O God, our gracious Heavenly Father, we thank Thee for the fact that you have inspired men and women in all nations and in all cultures. We call you different names: some call Thee Allah; some call you Elohim; some call you Jehovah; some call you Brahma; and some call you the Unmoved Mover; some call you the Archetectonic [sic] Good. But we know that these are all names for one and the same God, and we know you are one.
And grant, O God, that we will follow Thee and become so committed to Thy way and Thy kingdom that we will be able to establish in our lives and in this world a broth- erhood. We will be able to establish here a kingdom of un- derstanding, where men will live together as brothers and respect the dignity and worth of all human personality. In the name and spirit of Jesus we pray. Amen.
Martin Luther King, Jr. From "Thou, Dear God": Prayers That Open Hearts and Spirits.
Lewis V. Baldwin is professor of religious studies at Vanderbilt University and an ordained Baptist minister. An expert on black-church traditions, he is author of The Voice of Conscience: The Church in the Mind of Martin Luther King, Jr.; There Is a Balm in Gilead: The Cultural Roots of Martin Luther King, Jr.; and Never to Leave Us Alone: The Prayer Life of Martin Luther King, Jr. He is the editor of "Thou, Dear God": Prayers That Open Hearts and Spirits, the first and only collection of prayers by Martin Luther King, Jr.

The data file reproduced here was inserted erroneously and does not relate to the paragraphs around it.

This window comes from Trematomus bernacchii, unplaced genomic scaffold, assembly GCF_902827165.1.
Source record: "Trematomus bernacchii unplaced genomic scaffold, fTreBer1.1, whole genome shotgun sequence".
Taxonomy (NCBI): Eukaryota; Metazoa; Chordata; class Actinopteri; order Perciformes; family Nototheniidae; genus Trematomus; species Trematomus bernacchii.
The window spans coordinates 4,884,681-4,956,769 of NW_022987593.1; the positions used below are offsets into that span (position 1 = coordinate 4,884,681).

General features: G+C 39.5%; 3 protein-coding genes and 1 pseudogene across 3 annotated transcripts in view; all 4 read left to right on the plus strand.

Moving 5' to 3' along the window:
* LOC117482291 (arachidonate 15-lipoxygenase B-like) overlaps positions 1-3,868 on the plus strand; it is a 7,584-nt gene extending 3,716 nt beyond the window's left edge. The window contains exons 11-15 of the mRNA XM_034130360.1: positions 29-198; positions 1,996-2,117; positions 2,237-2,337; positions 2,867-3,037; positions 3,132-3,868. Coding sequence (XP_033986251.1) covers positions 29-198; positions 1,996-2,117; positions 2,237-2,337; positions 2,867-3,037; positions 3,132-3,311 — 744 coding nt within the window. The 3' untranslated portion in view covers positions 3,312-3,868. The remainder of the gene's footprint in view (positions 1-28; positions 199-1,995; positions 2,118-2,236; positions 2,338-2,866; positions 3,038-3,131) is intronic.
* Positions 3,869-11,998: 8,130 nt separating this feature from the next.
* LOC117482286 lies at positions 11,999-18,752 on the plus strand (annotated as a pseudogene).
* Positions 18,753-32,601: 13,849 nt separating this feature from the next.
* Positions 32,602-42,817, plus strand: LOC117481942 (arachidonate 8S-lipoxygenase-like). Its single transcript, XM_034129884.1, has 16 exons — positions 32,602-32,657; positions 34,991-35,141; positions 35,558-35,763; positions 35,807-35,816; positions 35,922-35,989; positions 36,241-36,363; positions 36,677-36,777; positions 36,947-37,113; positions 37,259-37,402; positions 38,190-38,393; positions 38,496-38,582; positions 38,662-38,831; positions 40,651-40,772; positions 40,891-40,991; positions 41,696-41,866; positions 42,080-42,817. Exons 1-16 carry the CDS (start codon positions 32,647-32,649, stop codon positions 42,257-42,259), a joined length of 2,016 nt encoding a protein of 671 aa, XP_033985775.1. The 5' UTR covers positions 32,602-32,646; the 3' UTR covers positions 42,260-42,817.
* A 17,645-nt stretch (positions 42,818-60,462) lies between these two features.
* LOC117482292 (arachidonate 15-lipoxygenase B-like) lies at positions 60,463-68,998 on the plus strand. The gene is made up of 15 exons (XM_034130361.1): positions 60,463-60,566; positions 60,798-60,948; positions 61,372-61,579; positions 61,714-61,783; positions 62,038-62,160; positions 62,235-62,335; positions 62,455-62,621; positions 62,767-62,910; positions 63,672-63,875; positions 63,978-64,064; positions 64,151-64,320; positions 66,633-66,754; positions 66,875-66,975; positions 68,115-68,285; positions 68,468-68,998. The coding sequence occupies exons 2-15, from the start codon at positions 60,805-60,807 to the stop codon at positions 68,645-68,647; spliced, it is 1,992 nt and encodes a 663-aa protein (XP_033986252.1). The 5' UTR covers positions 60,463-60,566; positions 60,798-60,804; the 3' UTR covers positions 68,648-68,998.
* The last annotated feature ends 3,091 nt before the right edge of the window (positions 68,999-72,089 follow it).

Spirituality as an Integral Aspect of World Religions: A Global Reading of the Prayers of Martin Luther King, Jr.
The prayers in "Thou, Dear God": Prayers that Open Hearts and Spirits reveal that Martin Luther King, Jr. never associated "the spiritual" with a particular religion or religious tradition. He associated a sense of "the spiritual" not only with Christianity, but with Judaism, Islam, Hinduism, Buddhism, and other great world religions. It is at this point that his prayers are so spiritually enlightening. They are the passionate pleas, longings, and hopes of a man who were deeply wedded to his own faith tradition while, at the same time, recognizing the truths and the vitality of other traditions. In short, the prayers in "Thou, Dear God" are the prayers of all peoples of faith. They emerged out of King's unwavering belief that the Kingdom of God ultimately intersects with people of different faith claims. Thus, there is something for everyone in "Thou, Dear God." Indeed, there are lessons and challenges here even for persons who make no profession of faith.
Photo of Lewis V. Baldwin by Daniel Dubois.